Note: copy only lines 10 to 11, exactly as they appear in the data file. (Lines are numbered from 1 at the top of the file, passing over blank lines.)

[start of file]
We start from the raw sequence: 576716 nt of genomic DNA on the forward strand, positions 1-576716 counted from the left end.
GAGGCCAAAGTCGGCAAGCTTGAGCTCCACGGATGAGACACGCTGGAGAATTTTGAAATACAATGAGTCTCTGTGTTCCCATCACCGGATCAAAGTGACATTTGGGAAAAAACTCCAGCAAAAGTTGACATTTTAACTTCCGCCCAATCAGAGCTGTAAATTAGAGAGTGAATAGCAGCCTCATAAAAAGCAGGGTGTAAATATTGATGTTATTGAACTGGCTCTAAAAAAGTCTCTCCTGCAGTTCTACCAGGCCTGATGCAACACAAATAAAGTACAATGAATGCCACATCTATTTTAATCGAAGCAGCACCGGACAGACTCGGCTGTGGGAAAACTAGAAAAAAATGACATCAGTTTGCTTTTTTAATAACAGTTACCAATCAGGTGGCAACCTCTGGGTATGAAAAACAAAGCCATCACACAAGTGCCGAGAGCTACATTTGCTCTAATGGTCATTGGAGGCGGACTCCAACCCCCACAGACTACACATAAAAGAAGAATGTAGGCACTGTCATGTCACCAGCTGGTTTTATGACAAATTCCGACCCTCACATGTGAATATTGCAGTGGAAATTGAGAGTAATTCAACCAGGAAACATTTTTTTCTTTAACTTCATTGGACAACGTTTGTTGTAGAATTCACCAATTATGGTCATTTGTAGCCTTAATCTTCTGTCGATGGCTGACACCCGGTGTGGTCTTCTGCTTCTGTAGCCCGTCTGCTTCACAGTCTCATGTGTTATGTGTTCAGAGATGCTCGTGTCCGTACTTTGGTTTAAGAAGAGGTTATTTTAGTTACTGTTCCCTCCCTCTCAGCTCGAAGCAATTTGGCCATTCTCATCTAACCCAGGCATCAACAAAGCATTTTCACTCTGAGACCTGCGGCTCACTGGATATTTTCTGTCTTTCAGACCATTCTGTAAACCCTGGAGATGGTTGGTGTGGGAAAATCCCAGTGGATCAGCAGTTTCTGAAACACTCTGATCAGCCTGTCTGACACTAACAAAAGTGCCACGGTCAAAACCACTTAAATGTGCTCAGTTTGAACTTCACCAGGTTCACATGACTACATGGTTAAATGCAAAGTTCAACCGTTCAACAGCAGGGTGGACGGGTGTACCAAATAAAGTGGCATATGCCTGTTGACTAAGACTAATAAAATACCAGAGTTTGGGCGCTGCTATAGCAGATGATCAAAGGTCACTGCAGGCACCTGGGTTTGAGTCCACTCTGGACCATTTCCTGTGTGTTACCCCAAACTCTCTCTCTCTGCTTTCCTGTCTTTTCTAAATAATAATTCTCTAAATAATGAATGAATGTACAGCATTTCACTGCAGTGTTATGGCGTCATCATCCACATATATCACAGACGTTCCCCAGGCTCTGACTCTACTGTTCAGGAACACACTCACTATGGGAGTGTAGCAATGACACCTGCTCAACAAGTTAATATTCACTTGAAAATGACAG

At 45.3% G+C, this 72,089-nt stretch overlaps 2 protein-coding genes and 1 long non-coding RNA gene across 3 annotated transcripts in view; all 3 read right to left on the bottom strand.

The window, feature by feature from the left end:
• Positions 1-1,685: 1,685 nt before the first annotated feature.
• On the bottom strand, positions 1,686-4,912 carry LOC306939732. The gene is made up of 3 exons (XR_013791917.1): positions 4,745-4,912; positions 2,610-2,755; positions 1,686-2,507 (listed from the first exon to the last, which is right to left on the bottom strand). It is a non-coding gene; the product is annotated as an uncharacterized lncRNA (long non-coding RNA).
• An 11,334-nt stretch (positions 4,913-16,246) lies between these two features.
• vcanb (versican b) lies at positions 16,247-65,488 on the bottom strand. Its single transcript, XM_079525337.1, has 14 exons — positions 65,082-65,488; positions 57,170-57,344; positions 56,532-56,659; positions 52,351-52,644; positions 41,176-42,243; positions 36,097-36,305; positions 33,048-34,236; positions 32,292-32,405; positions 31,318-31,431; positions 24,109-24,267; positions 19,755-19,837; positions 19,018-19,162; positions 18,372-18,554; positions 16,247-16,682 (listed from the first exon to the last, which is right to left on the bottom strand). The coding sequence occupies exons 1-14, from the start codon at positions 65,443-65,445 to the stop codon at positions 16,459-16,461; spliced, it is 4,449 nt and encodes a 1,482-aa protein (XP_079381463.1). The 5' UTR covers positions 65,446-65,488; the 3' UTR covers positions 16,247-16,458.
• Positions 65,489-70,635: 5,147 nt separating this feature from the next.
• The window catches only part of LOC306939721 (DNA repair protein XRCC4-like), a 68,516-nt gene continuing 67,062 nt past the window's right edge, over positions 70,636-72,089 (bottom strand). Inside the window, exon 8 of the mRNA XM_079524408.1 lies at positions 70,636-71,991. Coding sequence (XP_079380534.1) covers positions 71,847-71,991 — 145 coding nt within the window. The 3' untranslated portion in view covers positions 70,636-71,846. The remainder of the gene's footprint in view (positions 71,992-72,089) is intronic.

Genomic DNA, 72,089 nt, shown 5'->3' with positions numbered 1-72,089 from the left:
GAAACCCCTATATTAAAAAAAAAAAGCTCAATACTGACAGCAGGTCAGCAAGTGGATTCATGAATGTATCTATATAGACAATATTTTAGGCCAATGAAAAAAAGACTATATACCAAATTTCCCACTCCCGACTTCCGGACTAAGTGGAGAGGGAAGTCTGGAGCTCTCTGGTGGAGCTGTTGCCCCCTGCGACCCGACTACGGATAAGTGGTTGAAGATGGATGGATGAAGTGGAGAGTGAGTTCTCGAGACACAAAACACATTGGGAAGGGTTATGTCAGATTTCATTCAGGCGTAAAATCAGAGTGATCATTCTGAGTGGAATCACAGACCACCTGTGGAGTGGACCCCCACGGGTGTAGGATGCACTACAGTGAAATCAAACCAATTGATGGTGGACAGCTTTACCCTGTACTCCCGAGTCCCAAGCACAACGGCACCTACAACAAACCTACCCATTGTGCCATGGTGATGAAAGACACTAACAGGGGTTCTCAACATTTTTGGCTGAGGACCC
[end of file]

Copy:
• The window catches only part of LOC306939721 (DNA repair protein XRCC4-like), a 68,516-nt gene continuing 67,062 nt past the window's right edge, over positions 70,636-72,089 (bottom strand). Inside the window, exon 8 of the mRNA XM_079524408.1 lies at positions 70,636-71,991. Coding sequence (XP_079380534.1) covers positions 71,847-71,991 — 145 coding nt within the window. The 3' untranslated portion in view covers positions 70,636-71,846. The remainder of the gene's footprint in view (positions 71,992-72,089) is intronic.

Genomic DNA, 72,089 nt, shown 5'->3' with positions numbered 1-72,089 from the left: